Globally, termites are found roughly between 50 degrees north and south, with the greatest biomass in the tropics and the greatest diversity in tropical forests and Mediterranean shrublands. Termites can seriously damage the structure of a house or building. Many years ago, it was considered sufficient to have only a termite inspection performed before purchasing real estate. If there was no evidence of an active termite infestation, it was assumed that the home or building had no termite damage or structural damage. In some cases, there was serious termite damage to the structure of the home or building that was not found until after the purchase. In addition to the pre-purchase inspection performed by an Engineer, have a termite inspection performed by a qualified termite control specialist. The termite control specialist can recommend treatment options to control an existing termite infestation.
A qualified termite control specialist can also recommend options to help prevent future termite infestations.
Termites mostly feed on dead plant material, generally in the form of wood, leaf litter, soil, or animal dung, and about 10% of the estimated 4,000 species are economically significant as pests that can cause serious structural damage to buildings, crops or plantation forests. The commonly used general groupings are subterranean, soil-dwelling, dry wood, damp wood, and grass-eating. Of these, subterranean and dry woods are primarily responsible for damage to human-made structures. The diet of the subterranean termite consists of anything that contains wood fibre (homes, buildings, live trees), crops, and plants. Live trees include Oak, Ash, and water-bound Cypress. Crops include sugarcane.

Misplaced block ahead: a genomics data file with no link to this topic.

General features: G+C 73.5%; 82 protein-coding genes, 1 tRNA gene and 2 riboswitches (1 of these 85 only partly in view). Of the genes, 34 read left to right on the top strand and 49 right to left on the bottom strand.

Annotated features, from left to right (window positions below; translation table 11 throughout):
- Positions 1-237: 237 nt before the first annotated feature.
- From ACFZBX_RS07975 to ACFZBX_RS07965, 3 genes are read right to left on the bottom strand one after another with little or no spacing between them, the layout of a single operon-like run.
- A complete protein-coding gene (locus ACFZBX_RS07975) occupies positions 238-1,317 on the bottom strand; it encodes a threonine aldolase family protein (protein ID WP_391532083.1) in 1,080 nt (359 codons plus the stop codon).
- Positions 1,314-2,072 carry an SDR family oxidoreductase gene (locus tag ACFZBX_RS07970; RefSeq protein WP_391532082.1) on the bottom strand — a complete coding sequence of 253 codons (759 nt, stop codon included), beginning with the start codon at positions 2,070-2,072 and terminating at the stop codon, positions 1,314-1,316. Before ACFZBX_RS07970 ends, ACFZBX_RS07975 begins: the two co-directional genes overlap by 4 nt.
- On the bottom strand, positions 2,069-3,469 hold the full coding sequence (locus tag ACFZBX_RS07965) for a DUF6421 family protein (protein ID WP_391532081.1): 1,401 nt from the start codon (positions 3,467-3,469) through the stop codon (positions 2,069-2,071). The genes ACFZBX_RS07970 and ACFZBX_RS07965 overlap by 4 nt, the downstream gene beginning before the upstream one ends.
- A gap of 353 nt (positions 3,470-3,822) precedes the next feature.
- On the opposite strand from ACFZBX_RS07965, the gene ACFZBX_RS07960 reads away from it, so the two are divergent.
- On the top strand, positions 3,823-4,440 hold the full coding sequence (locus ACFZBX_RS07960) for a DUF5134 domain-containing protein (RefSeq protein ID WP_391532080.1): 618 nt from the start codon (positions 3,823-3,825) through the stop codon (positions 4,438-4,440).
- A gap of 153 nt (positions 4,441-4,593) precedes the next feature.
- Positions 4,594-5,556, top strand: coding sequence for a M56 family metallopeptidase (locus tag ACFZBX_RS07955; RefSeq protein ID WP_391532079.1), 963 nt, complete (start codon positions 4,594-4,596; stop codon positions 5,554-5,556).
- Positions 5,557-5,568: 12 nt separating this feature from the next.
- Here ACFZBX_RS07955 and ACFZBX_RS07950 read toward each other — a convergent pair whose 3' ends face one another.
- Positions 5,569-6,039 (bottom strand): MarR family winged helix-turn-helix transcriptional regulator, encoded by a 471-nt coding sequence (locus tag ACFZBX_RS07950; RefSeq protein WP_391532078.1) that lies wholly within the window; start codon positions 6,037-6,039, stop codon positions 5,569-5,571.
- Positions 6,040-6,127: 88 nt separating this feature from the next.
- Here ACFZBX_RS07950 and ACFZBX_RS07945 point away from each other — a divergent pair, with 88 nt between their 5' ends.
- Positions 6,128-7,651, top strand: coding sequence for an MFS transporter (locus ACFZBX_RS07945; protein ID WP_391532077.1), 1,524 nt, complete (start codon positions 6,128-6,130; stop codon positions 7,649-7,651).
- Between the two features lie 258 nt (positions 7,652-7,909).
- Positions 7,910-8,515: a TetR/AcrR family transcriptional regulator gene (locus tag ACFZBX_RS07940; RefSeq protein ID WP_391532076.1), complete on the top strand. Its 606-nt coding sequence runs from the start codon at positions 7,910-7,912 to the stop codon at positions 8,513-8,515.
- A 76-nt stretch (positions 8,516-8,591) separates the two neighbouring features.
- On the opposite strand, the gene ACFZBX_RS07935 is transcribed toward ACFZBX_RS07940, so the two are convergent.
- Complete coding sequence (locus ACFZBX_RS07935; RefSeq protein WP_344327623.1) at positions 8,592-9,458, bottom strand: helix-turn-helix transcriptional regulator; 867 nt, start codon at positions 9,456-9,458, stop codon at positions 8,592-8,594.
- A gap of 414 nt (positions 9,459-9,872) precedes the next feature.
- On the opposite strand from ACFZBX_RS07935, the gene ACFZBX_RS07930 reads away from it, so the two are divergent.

Homeowners need to be careful of tree stumps that have not been dug up. These are prime candidates for termite nests and being close to homes, termites usually end up destroying the siding and sometimes even wooden beams. Nests are commonly built underground, in large pieces of timber, inside fallen trees, or atop living trees. Some species build nests above ground, and they can develop into mounds.
Termites are covering their trails with tubing made of faeces, plant matter, saliva and soil. Sometimes these shelter tubes will extend for many metres, such as up the outside of a tree reaching from the soil to dead branches.
Owing to their wood-eating habits, many termite species can do great damage to unprotected buildings and other wooden structures. Their habit of remaining concealed often results in their presence being undetected until the timbers are severely damaged and exhibit surface changes. Once termites have entered a building, they do not limit themselves to wood; they also damage paper, cloth, carpets and other cellulosic materials. Particles taken from soft plastics, plaster, rubber and sealants such as silicone rubber and acrylics are often employed in construction. Use timber that is naturally resistant to termites, such as turpentine tree, Teak, white cypress or one of the sequoias. No tree species has every individual tree yielding only timbers that are immune to termite damage, so even with well-known termite-resistant timber types, pieces occasionally will be attacked. When termites have already penetrated a building, the first action is usually to destroy the colony with insecticides before removing the termites’ means of access and fixing the problems that encouraged them in the first place.
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